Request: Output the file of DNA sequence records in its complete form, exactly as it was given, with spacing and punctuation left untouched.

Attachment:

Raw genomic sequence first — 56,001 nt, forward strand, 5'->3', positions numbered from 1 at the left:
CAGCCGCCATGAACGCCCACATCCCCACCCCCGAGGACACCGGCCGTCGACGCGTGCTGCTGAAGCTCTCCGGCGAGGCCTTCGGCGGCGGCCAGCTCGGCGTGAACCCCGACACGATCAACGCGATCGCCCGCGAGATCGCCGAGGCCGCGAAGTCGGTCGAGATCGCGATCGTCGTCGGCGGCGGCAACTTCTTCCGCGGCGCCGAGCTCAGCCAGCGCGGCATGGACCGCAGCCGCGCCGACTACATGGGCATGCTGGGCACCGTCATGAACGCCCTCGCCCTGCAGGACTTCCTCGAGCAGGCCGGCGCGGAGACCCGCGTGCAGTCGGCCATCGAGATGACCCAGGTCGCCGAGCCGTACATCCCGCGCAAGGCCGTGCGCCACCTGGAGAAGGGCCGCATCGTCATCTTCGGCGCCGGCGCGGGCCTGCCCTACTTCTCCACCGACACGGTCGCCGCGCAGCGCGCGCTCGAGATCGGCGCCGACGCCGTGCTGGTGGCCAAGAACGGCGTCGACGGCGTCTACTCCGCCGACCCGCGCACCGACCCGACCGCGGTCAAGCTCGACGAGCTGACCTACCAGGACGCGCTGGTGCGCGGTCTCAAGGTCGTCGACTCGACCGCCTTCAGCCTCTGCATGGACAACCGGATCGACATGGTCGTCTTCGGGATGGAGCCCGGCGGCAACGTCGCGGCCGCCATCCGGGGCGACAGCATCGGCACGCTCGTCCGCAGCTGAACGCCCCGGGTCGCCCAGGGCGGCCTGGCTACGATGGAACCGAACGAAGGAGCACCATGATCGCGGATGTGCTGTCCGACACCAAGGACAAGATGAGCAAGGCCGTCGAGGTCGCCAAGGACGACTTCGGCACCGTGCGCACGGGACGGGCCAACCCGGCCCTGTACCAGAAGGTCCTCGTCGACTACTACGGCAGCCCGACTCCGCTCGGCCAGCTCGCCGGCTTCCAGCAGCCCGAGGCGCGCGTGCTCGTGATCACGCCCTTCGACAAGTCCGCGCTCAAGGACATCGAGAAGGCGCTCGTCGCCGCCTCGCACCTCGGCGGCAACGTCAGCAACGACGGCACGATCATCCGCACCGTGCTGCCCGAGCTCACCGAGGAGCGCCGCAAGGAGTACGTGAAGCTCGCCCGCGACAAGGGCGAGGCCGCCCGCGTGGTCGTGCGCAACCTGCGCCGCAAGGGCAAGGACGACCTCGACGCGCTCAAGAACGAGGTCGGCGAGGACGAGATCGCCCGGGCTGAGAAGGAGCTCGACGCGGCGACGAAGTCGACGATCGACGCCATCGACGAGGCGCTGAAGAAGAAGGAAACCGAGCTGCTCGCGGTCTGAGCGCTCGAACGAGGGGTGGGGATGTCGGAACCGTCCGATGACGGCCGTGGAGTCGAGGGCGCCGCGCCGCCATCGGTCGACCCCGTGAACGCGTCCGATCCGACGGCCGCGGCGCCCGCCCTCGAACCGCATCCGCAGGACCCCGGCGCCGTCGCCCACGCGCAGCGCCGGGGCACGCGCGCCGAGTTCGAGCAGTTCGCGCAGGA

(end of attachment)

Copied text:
Raw genomic sequence first — 56,001 nt, forward strand, 5'->3', positions numbered from 1 at the left:
CAGCCGCCATGAACGCCCACATCCCCACCCCCGAGGACACCGGCCGTCGACGCGTGCTGCTGAAGCTCTCCGGCGAGGCCTTCGGCGGCGGCCAGCTCGGCGTGAACCCCGACACGATCAACGCGATCGCCCGCGAGATCGCCGAGGCCGCGAAGTCGGTCGAGATCGCGATCGTCGTCGGCGGCGGCAACTTCTTCCGCGGCGCCGAGCTCAGCCAGCGCGGCATGGACCGCAGCCGCGCCGACTACATGGGCATGCTGGGCACCGTCATGAACGCCCTCGCCCTGCAGGACTTCCTCGAGCAGGCCGGCGCGGAGACCCGCGTGCAGTCGGCCATCGAGATGACCCAGGTCGCCGAGCCGTACATCCCGCGCAAGGCCGTGCGCCACCTGGAGAAGGGCCGCATCGTCATCTTCGGCGCCGGCGCGGGCCTGCCCTACTTCTCCACCGACACGGTCGCCGCGCAGCGCGCGCTCGAGATCGGCGCCGACGCCGTGCTGGTGGCCAAGAACGGCGTCGACGGCGTCTACTCCGCCGACCCGCGCACCGACCCGACCGCGGTCAAGCTCGACGAGCTGACCTACCAGGACGCGCTGGTGCGCGGTCTCAAGGTCGTCGACTCGACCGCCTTCAGCCTCTGCATGGACAACCGGATCGACATGGTCGTCTTCGGGATGGAGCCCGGCGGCAACGTCGCGGCCGCCATCCGGGGCGACAGCATCGGCACGCTCGTCCGCAGCTGAACGCCCCGGGTCGCCCAGGGCGGCCTGGCTACGATGGAACCGAACGAAGGAGCACCATGATCGCGGATGTGCTGTCCGACACCAAGGACAAGATGAGCAAGGCCGTCGAGGTCGCCAAGGACGACTTCGGCACCGTGCGCACGGGACGGGCCAACCCGGCCCTGTACCAGAAGGTCCTCGTCGACTACTACGGCAGCCCGACTCCGCTCGGCCAGCTCGCCGGCTTCCAGCAGCCCGAGGCGCGCGTGCTCGTGATCACGCCCTTCGACAAGTCCGCGCTCAAGGACATCGAGAAGGCGCTCGTCGCCGCCTCGCACCTCGGCGGCAACGTCAGCAACGACGGCACGATCATCCGCACCGTGCTGCCCGAGCTCACCGAGGAGCGCCGCAAGGAGTACGTGAAGCTCGCCCGCGACAAGGGCGAGGCCGCCCGCGTGGTCGTGCGCAACCTGCGCCGCAAGGGCAAGGACGACCTCGACGCGCTCAAGAACGAGGTCGGCGAGGACGAGATCGCCCGGGCTGAGAAGGAGCTCGACGCGGCGACGAAGTCGACGATCGACGCCATCGACGAGGCGCTGAAGAAGAAGGAAACCGAGCTGCTCGCGGTCTGAGCGCTCGAACGAGGGGTGGGGATGTCGGAACCGTCCGATGACGGCCGTGGAGTCGAGGGCGCCGCGCCGCCATCGGTCGACCCCGTGAACGCGTCCGATCCGACGGCCGCGGCGCCCGCCCTCGAACCGCATCCGCAGGACCCCGGCGCCGTCGCCCACGCGCAGCGCCGGGGCACGCGCGCCGAGTTCGAGCAGTTCGCGCAGGA